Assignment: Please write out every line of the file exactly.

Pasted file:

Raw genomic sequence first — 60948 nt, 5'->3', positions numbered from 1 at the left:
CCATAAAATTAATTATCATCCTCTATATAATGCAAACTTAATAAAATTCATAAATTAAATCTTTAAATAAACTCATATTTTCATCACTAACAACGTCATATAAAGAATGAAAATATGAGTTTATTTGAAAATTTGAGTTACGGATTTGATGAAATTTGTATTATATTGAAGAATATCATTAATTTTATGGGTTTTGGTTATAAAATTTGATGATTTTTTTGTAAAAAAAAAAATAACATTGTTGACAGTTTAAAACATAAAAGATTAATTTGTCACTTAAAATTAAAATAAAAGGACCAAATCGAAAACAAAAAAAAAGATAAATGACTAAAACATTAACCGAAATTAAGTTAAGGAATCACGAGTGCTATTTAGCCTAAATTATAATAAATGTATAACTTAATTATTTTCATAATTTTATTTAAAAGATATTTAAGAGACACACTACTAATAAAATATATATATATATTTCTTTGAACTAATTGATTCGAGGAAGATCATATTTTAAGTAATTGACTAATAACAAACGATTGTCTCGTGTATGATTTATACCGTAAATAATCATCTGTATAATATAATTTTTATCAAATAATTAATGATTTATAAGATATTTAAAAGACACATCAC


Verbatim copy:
Raw genomic sequence first — 60948 nt, 5'->3', positions numbered from 1 at the left:
CCATAAAATTAATTATCATCCTCTATATAATGCAAACTTAATAAAATTCATAAATTAAATCTTTAAATAAACTCATATTTTCATCACTAACAACGTCATATAAAGAATGAAAATATGAGTTTATTTGAAAATTTGAGTTACGGATTTGATGAAATTTGTATTATATTGAAGAATATCATTAATTTTATGGGTTTTGGTTATAAAATTTGATGATTTTTTTGTAAAAAAAAAAATAACATTGTTGACAGTTTAAAACATAAAAGATTAATTTGTCACTTAAAATTAAAATAAAAGGACCAAATCGAAAACAAAAAAAAAGATAAATGACTAAAACATTAACCGAAATTAAGTTAAGGAATCACGAGTGCTATTTAGCCTAAATTATAATAAATGTATAACTTAATTATTTTCATAATTTTATTTAAAAGATATTTAAGAGACACACTACTAATAAAATATATATATATATTTCTTTGAACTAATTGATTCGAGGAAGATCATATTTTAAGTAATTGACTAATAACAAACGATTGTCTCGTGTATGATTTATACCGTAAATAATCATCTGTATAATATAATTTTTATCAAATAATTAATGATTTATAAGATATTTAAAAGACACATCAC